Willoz This Winter I took the opportunity to work on the Orienteering Australia Coaching Scholarship in Melbourne, Victoria. I spent six months from September to March racing, coaching and training across Australia. But what do you expect orienteering to be like when you step foot into terrain on the other side of the world?

I have been lucky enough throughout my orienteering career to have the opportunity to race in extremely diverse environments across Europe and China. Australian terrain, however, was different. What more would expect from a country on the other side of the world? Yes, the contours can generally be interpreted in the same way, but nothing can prepare you for the way the Australian forests have grown.

The most common terrain I encountered was “Spur-Gulley”. Often governed by large hills and vague contours, it is all about using the shape of the land and getting your head up. There is little in the way of undergrowth to halt your progress, generally it is open and runnable. This may sound easy, but the forests in Australia are hard and unforgiving and the ground takes a toll on your body. It is often rocky and dusty, and with the added speed you must push your body and technique to the edge if you want to win.

There is then the goldmining terrain. These unique, manmade contour features are amongst the most complex I have ever witnessed in orienteering. In my first week in Australia, we ran the Australian Championships in Bathurst, New South Wales. This was truly a baptism of fire, struggling to discern the contour shapes and what they meant – in fact, after orienteering on a contour only map at an area called Rowdy Flat in December, I quit training for the day, I found it so mentally challenging.

terrain Picture: Hunting for gold at the Australian Long Distance Championships

And then there is Kooyoora. This map is different in itself. With part of it Christened the “Bermuda Triangle” by Australia’s best orienteers due to the amount of time lost by the world’s elite at the World Championships in 1986, you can imagine the technical challenge at play. It is a world cut off from the rest of Australia, a solitary hill in Victoria, north of Bendigo, green and rocky. The trees criss-cross to block your path, the granite rocks tower above you and the interminable heat saps your energy and pushes you off-line.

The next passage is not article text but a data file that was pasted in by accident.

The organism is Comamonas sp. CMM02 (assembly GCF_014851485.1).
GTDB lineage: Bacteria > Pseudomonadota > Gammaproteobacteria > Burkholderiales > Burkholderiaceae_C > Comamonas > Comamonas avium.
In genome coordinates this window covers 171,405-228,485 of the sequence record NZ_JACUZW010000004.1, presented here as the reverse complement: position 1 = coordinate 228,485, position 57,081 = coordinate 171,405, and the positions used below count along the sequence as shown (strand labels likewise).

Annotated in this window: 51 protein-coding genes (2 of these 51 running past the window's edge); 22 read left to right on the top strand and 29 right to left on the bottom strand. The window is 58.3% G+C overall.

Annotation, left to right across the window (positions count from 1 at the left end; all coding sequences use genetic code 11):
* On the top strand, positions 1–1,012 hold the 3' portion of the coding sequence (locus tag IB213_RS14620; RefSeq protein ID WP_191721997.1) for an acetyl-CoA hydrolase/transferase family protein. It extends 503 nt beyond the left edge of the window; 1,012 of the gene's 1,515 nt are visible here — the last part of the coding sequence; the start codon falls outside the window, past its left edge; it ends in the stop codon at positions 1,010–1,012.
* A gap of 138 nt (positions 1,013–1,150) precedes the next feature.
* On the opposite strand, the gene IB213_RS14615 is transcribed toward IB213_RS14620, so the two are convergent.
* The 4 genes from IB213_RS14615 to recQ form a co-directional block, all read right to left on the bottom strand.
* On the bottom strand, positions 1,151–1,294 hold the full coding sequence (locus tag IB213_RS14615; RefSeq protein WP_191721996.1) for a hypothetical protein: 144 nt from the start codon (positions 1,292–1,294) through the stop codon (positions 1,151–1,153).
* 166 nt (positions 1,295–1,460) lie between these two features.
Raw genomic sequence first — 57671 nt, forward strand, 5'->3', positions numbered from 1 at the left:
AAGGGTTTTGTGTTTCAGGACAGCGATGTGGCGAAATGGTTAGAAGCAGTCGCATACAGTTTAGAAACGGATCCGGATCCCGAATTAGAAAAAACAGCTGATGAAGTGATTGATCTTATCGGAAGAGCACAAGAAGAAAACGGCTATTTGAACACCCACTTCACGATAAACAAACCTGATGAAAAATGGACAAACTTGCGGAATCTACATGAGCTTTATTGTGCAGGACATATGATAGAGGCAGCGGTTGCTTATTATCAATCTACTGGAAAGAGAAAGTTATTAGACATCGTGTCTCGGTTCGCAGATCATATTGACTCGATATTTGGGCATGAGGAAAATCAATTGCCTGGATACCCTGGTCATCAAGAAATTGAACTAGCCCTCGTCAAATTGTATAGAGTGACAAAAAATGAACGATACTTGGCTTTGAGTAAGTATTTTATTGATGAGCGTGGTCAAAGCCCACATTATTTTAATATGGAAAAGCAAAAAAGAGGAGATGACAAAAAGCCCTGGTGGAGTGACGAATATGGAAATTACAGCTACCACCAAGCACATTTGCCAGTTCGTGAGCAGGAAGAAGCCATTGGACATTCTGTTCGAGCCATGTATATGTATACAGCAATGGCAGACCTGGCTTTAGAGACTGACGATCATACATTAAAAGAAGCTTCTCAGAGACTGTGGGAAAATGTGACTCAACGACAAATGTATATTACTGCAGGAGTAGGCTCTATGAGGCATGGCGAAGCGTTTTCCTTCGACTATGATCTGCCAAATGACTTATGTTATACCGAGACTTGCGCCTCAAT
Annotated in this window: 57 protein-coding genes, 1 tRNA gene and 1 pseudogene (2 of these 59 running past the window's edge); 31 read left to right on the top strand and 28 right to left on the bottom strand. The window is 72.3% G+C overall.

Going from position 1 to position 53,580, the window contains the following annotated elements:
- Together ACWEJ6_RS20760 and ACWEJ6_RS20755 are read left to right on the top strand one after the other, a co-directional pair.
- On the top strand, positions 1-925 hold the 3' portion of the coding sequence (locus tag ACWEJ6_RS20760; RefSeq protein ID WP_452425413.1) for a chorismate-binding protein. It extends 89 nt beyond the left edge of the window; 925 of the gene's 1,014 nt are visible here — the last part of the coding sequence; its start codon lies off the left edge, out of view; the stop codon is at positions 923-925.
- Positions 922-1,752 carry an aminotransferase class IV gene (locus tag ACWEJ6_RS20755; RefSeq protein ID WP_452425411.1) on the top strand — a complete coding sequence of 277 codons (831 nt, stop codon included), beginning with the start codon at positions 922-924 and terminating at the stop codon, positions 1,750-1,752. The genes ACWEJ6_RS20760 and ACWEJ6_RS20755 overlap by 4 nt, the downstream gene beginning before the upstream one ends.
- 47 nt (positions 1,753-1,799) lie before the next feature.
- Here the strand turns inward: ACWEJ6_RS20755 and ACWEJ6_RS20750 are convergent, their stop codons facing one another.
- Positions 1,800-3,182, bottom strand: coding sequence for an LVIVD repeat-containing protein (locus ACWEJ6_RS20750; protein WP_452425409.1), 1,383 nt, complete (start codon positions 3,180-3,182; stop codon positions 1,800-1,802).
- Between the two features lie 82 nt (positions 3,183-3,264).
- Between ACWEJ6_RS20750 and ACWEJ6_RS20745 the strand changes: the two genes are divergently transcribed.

map Picture: Kooyoora State Park Orienteering map (the Bermuda Triangle in the top right)

It is not simply the geology, but the wildlife and the forests themselves. Gone is the soft leaf litter and heather of British and Nordic forests, in comes the loud dry fallen branches of the eucalyptus trees, which lie strewn across the Australian bush (they insist it is the bush, and not forest). Gone also are the deer and squirrels, with the inside of forests governed by kangaroos, screaming kookaburras and cockatoos, and snakes (the less said about these the better).

But what of sprint orienteering, surely that’s the same? Well, possibly not. In the UK we typically sprint around housing estates, university campuses or town centres. In Australia, their staple diet of sprint orienteering was around primary and secondary schools. These often made for two contrasting types of sprints: fast and relatively simple, or incredibly technical with little time to open up your running. Though there were also numerous sprints around university campuses, these were altogether a different affair from their British counterparts, with the architecture and buildings not following what we would typically be used to if we arrived at a British university for a weekend event.

Everything was a change, it was unfamiliar, but this provided part of the challenge; there was never a technique session where I was truly in my comfort-zone.

But what of the events they hold in Australia? Due to the risk of bush-fires in Australia, there is a limited amount of forest orienteering on offer in the summer, with Australians preferring sprint orienteering. This was quite a change to Britain. In Britain we seem to forgo sprint races for urban middle and long-distance courses. Whether this is for cost-effective reasons (we think that we are getting more for our money) or for the tourism factor (we get to see more of the town we are racing in), there is a general lack of sprint orienteering in favour of urban events. In Australia however, short sprint races are a staple of the training diet. For both the elite and the general orienteering public, these are approached with the same focus and drive, being used as practise for the national championships – something we can learn from in Britain.

running Picture: Sprinting in the Australian heat

In the forest too, the race formats are different. Whilst the process remains the same, their weekend events have far more of an overall, stage-race feel. Each weekend event with multiple races has in turn an overall classification to fight for; in Britain so often, it is only the Scottish and the JK which have an overall prize for the races. Add into this mass starts, chasing starts and mixed sprint relays, there seems to be far more on offer in the Australian orienteering calendar.

Spending 6-months in this environment helped me to push my technique to new boundaries and improve it tremendously. The terrain, the challenges of it and the local environment of the Australia calendar led to me approaching my winter with a completely different training mentality. My host family the Keys helped me to get to new maps each week, to experience as much of this terrain as possible before heading back to Europe. They encouraged me to race differently and to change my technical processes and how I navigated, continually getting me to improve as an orienteer.

Many many thanks to the Keys, and Orienteering Victoria, for the whole wonderful experience.

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